Psychology of Numbers
Psychology of numbers, this is fun stuff. You guys are here, you're gonna see it for a lot longer. Here's what I want you to do. If you guys are online, great. When you see the next slide, point at the number, within two to three seconds, that looks cheapest to you. Okay, so point, like, imagine yourself pointing. Don't think about it. I'm curious, what did you guys come up with?
Which, who had what? $1,435.99, okay.
$1,436. $1,436, okay. (several audience members talking) $1,599 okay.
The first one.
The first one, $1,565 okay. So, oddly enough, I've ran this between many different test groups. Usually people will end with something that ends with a nine. Or whatever's the smallest print. (audience laughing) Isn't that funny? That's actually the most expensive price on there. But people would jump to it. $1,599 okay, cool. So, what does this tell us? That presentation actually does matter. Here's the psychology of a number. Everybody knows th...
is. Don't include cent figures in your packages, when you're talking about $1,500 or $2,000, $5,000 packages. That's just ridiculous. Nobody cares at that point. But, $9,899 will look more attractive than $10,000. Just from a psychology standpoint. Removing the comma to simplify. It makes it look, can you guys see that this didn't have a comma in it? Simple and small fonts. Psychology of the easier font is? So a sans serif face font. Serif face fonts are more complicated. A simpler font. Ariel, a sans serif face font, is gonna look cheaper. Weird! We put high prices towards the right of a page. Why?
'Cause you read left to right?
Yes. And what do we want to establish before we show a price?
Value. So we follow the same mentality on anything that we show. Build in the necessary taxes. You're dealing with clients that are paying a good amount of money for your services. Build in whatever taxes you need to put into those products. Don't, don't, again, stop nickel and dimeing people. Put yourself in your clients' shoes for just a second and ask yourself what would be the experience that you would want. It's already complicated enough. They have enough to think about. Ease their minds. Make it simple. Make the process easy. This is a good, a better, a best. This is a best, better, good. What is the difference? Give it to me. Jason.
I've learned that it's psychologically easier to go down than it is to go up.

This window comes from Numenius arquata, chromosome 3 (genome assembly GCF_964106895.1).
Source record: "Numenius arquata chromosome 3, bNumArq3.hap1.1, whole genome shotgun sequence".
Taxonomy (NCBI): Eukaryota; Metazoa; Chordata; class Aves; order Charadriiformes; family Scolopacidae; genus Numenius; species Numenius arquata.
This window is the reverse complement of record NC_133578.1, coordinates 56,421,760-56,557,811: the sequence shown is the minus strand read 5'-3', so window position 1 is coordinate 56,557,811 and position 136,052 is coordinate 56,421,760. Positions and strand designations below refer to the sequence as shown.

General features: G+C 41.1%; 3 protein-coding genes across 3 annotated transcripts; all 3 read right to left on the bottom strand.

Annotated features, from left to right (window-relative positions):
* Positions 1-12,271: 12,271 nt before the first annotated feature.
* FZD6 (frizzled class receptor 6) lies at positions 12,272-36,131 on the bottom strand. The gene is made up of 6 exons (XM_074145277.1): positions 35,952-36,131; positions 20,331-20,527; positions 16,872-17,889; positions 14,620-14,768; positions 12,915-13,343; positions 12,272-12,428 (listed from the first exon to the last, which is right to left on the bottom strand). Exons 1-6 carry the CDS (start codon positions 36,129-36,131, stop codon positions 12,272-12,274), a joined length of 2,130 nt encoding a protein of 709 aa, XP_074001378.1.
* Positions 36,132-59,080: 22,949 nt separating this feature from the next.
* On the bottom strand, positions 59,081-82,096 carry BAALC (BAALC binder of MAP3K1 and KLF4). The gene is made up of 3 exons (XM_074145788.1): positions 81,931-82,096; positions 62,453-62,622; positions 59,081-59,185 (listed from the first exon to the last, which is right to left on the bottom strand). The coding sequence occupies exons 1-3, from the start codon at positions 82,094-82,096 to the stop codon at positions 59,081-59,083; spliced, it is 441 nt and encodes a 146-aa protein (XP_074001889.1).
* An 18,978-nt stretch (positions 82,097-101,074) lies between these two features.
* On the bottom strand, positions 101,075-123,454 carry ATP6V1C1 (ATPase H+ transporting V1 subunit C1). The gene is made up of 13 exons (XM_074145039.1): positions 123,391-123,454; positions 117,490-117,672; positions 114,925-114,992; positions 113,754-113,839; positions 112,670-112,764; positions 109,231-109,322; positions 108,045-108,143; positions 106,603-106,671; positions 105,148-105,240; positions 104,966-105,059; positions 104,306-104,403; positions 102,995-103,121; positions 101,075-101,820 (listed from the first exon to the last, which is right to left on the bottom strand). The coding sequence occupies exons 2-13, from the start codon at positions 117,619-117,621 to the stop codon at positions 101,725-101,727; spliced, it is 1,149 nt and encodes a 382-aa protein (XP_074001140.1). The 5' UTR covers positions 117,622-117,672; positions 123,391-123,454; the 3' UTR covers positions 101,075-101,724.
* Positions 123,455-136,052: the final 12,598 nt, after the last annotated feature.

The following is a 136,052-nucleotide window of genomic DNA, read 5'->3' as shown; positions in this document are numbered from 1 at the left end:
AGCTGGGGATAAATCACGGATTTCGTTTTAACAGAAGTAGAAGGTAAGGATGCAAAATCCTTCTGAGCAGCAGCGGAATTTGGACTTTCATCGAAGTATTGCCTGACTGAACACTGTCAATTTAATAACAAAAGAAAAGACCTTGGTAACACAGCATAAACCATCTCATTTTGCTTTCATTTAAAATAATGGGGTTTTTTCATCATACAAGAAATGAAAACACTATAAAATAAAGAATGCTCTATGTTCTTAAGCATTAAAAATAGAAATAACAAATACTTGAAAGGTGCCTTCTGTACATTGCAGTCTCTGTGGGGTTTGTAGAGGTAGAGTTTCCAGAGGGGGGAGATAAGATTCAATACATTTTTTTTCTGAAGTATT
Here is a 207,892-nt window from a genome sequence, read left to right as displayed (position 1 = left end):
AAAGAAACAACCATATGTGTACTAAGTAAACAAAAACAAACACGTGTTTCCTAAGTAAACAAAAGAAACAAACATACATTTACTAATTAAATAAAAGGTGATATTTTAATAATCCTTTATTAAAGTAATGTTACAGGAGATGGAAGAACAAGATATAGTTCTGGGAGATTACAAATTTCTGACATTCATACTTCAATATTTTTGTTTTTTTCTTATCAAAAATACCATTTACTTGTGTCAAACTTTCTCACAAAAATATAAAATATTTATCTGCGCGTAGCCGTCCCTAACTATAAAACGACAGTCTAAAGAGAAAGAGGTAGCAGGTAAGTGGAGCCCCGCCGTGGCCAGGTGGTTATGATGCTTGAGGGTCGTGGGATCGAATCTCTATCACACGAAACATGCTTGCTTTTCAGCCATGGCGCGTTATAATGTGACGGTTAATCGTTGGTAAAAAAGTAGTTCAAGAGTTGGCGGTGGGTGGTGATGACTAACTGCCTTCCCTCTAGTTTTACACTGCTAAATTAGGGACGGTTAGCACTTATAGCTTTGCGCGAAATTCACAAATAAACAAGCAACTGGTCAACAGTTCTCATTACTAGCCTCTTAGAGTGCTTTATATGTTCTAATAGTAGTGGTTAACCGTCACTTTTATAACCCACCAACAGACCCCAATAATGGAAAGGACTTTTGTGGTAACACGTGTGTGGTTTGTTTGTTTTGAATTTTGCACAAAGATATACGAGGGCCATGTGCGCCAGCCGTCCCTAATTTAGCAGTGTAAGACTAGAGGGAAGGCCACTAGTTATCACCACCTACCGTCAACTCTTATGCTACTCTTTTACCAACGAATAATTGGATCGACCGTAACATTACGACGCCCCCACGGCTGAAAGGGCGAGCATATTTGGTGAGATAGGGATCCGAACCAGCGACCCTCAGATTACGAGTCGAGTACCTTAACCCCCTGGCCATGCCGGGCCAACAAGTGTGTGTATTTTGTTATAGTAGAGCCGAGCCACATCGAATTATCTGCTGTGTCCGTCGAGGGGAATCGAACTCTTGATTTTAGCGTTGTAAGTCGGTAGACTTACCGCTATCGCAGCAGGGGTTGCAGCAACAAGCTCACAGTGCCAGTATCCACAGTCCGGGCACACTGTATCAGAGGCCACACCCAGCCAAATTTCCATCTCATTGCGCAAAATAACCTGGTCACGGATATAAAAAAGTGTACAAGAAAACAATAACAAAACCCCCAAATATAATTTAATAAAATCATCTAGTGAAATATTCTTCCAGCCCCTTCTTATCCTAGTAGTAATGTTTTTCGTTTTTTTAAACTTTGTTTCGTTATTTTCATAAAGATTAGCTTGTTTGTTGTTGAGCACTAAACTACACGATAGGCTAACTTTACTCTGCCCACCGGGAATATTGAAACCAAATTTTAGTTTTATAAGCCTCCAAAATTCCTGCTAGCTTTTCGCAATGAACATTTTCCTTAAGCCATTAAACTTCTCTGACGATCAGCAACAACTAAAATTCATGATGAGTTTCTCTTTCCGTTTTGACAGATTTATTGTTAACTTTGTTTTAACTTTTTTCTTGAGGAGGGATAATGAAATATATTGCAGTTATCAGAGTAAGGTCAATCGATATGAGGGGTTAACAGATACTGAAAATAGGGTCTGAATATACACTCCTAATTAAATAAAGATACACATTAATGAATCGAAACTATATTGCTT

It is psychologically easier to go down than up. You're absolutely right. The problem is, what about those people that you're gonna price out by starting that high? So I have a simple rule for you guys. Online, start at your good. When people, if you wanna say, "starting at" online, simply to just price out people that are too far below what you're looking at, start with your good. When you present a pricing guide to somebody, that is after you've established value, then, in a pricing guide, do best, better, good. So when they receive the guide, it's holy shite, I can do that, oh that's pretty cheap. In reality they're all pretty expensive. But that's gonna be the perception they have as they go down. From here you build a simple price guide. Again let's, let's not work harder, let's work smarter. Creative Market again, you can have also Envato. We used to get a lot of our stuff off of Envato. We switched over to Creative Market because the quality of assets is generally a little bit better that we've found. I mean this is a very objective thing. So, objective, subjective. It's a very subjective area to say that, but, like, we just find better luck on Creative Market. But there's two markets there for you guys to go and look at, where you get templates. All you simply do is type in photography, pricing, template. Okay? I had to delete the, we deleted the slide with that because it had a lot of logos on it. We didn't want to show the logos. But it's photography, pricing, template. And you'll see a grip of them. Pick one that fits the brand assets that you created earlier. Here's a sample and we've also included this in your downloads. So this is in your downloads. It's one of our sample past PDFs that we used to use and it gives you an idea of, it starts with kind of our message. So this is, like, a simplified brand experience guide. Generally these would be four to eight pages. I gave you two pages. It's enough to kind of come up with whatever you guys wanna come up with. But the first page is about who you are, what you do, your experience. This is everything that we talked about prior, right. Our why. The client why. And then, afterwards you would include your collections. Notice that in each collection we kinda follow the same principles of, all the value, starting at. Ha, ha, ha, it's a small number. It's tiny. It's okay. No commas, no nothing. Cinematography, we built everything onto this. If this were a best-better-good, you'd separate every single collection out on the different pages so that they jump from page to page to page. But I just included it all in one place 'cause honestly we only send this out when we expect to not get a phone call back. So there it is in your downloads. experience-pricing-example.pdf It is an editable file. Please don't use our images. Feel free to change those out. And then, the biggest mistake you're gonna make. Openly showing that price prior to establishing the value. We've already touched on this. So now that you have your price list, don't show it. Now that you have it, don't show it. Non until you're ready to make your ask. And you're gonna come to that sales process, we're gonna go and establish that, where we do everything and get to the ask, and that's where we present the price. Because only then is your client actually comparing correctly, right. Only when they actually understand what it is that you're offering can they make an educated decision on prices. So, we don't show it. Should I show my pricing on my website?